Financial instability and/or peril is distracting, demoralizing and debilitating. If all of your energy is absorbed on the issue of how to make your payroll and your budget, you will not have enough left over to devote to strategy, growth, and mission. Every unanticipated expenditure will become a crisis.
There were periods at Share Our Strength where we had so little margin for error that we spent countless hours debating $3000 decisions that felt like they were make-or-break, and that may well have been. But the opportunity costs of spending our time that way were both high and corrosive. For many organizations this is so ingrained as the norm that it is almost accepted without question.
But there is another way. I think of it as the difference between playing offense and defense in football.
Think of the football as financial stability. When you have possession you define the game, set the terms, and call your own shots. When you lose possession you find yourself in a defensive crouch, not playing to win, not playing to move things forward, simply playing not to lose, and to continue to survive. A good defense can keep you in the game for a long, long time. But it cannot win it for you. If you want to score big points against your mission, if there is a goal line you want to cross, you must put financial crisis and financial instability behind you and play an offensive game.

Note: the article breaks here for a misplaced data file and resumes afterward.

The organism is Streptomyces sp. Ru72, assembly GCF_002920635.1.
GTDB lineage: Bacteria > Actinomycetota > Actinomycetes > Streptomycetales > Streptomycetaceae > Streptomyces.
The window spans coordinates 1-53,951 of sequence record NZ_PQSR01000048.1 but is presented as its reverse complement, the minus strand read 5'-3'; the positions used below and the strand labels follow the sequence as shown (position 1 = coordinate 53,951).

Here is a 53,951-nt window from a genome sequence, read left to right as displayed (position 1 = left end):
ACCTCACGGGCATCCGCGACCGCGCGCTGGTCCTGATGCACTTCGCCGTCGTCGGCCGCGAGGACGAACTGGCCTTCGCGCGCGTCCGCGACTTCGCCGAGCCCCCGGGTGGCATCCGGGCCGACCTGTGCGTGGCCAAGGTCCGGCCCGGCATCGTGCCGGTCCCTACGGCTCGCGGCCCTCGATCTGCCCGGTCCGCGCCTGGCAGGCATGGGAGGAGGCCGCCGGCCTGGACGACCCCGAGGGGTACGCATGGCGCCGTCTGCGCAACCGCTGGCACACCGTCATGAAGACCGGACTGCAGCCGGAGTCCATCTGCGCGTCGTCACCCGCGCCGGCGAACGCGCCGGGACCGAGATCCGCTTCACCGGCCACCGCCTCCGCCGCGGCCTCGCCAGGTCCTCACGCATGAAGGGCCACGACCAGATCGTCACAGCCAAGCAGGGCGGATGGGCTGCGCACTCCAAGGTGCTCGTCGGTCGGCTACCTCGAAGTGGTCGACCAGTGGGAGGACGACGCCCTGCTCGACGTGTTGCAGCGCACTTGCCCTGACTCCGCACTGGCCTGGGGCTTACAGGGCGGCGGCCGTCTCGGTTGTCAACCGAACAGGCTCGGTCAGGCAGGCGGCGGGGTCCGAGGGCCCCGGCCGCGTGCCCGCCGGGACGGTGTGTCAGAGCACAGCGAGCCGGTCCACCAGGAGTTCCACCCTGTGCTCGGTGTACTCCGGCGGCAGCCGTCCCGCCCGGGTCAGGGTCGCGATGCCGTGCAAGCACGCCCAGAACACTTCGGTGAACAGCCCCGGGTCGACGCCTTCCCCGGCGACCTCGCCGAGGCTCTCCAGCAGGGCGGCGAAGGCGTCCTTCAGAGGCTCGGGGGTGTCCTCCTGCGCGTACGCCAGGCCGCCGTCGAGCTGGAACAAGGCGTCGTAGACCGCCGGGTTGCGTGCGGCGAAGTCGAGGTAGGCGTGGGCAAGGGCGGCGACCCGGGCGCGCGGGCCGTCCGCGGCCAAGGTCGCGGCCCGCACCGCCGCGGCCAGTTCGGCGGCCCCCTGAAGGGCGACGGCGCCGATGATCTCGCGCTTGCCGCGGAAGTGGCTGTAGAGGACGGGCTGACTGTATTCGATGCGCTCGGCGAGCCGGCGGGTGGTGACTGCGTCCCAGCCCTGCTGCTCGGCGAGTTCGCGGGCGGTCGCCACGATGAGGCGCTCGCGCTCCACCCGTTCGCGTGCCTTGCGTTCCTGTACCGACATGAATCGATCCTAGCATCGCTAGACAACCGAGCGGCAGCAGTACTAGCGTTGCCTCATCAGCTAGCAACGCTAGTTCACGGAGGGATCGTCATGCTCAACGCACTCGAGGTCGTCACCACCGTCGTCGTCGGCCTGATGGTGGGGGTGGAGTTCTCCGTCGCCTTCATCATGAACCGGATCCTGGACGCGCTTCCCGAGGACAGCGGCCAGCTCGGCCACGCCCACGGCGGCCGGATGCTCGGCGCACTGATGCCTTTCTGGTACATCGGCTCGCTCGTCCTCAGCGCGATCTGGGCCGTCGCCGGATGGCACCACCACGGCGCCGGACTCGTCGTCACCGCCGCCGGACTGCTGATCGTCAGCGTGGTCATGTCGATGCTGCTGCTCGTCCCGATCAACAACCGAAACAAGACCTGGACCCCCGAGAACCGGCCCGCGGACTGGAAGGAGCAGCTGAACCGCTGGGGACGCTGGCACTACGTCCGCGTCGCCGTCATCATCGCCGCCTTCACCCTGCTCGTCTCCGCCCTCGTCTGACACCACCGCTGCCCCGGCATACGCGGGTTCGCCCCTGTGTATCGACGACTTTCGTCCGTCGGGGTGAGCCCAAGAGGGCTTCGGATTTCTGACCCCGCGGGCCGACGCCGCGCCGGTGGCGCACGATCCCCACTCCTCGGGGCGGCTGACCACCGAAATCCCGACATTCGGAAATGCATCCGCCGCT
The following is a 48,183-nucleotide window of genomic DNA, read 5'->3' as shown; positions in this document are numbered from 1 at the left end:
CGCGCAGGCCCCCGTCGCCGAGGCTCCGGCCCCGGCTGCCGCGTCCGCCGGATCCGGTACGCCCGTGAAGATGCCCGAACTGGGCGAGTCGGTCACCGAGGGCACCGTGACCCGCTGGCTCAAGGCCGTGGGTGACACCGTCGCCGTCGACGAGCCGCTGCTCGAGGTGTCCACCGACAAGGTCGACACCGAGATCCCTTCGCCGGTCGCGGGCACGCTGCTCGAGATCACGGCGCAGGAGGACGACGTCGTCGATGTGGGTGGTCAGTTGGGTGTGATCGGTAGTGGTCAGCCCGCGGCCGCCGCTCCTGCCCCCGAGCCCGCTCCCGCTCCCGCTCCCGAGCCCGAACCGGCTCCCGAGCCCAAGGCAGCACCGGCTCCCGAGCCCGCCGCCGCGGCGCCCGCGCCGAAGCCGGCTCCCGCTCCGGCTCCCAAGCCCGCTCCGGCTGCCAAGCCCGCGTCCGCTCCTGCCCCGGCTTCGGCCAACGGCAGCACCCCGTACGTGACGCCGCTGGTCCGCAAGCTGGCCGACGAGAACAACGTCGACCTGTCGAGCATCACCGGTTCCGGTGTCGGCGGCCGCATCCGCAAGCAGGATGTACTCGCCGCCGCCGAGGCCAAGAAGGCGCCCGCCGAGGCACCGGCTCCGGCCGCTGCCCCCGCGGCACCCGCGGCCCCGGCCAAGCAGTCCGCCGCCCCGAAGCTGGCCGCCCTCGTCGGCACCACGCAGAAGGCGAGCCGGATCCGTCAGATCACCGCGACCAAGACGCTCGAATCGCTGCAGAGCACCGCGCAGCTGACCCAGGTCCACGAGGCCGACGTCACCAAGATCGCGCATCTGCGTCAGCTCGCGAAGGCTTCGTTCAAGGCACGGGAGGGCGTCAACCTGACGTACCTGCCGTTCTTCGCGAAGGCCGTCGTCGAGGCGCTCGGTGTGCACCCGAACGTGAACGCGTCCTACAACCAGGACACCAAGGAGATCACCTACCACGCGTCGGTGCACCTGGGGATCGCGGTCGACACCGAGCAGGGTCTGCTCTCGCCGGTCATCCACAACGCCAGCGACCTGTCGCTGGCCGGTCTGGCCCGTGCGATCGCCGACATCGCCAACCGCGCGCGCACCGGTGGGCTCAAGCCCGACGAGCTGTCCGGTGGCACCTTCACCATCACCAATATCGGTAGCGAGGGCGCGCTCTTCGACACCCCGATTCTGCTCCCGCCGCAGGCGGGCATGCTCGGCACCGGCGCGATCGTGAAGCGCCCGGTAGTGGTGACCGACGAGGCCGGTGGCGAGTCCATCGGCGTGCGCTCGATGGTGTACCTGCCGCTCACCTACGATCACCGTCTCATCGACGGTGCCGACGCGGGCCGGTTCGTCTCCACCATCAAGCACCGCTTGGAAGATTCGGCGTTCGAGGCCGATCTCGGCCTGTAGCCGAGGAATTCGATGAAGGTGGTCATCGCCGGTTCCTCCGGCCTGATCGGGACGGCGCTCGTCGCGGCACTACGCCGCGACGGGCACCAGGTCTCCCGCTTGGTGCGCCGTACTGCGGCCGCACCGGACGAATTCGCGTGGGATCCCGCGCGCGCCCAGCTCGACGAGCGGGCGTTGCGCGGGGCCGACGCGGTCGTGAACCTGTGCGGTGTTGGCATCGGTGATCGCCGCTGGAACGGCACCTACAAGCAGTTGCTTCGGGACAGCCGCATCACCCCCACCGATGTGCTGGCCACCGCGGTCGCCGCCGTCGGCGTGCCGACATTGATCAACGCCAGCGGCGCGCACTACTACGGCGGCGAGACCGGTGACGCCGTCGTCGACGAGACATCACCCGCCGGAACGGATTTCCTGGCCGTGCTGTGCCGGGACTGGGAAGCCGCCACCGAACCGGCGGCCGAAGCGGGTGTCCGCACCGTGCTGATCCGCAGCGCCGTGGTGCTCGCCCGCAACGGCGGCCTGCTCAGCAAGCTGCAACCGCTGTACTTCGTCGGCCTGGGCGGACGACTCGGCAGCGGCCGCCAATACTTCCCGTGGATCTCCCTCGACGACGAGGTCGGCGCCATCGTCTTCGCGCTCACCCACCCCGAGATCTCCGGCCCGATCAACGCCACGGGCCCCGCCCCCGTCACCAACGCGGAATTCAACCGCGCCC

Obviously this is easier said than done. There are never sufficient revenues for doing all you want and need to do. And you can’t print money. We’ve found two “offensive tactics” particularly valuable:
1. Diversify your revenue stream. There is simply no way Share Our Strength would have grown without the diversified revenue stream represented by corporate contracts, cause-related marketing, and corporate partnerships that enabled us to get beyond the limitations of traditional philanthropy. We continue to believe that most nonprofits are worth more than they think they are, and that in the course of pursuing their mission create assets with a real marketplace value that can be leveraged into revenue generation.
2. Be mindful & strategic with expenditures. You can slow expenditures. It is fine to take risks and even to spend money you don’t have if done as a temporary measure that is part of a long term plan to financial security. Otherwise such spending is ultimately unsustainable. Defer and cut expenses, stretch plans and corresponding spending out over a longer time frame. But whatever tough decisions have to be made, make ‘em now. The odds are that they are inevitable anyway, so get on with it and to the other side.
Ultimately, the challenge for an organization’s leadership is to keep everyone’s eyes on the prize and ensure that they see financial discipline not as a frustrating or bureaucratic hindrance to achieving mission, but as a tool for pursuing that achievement more effectively.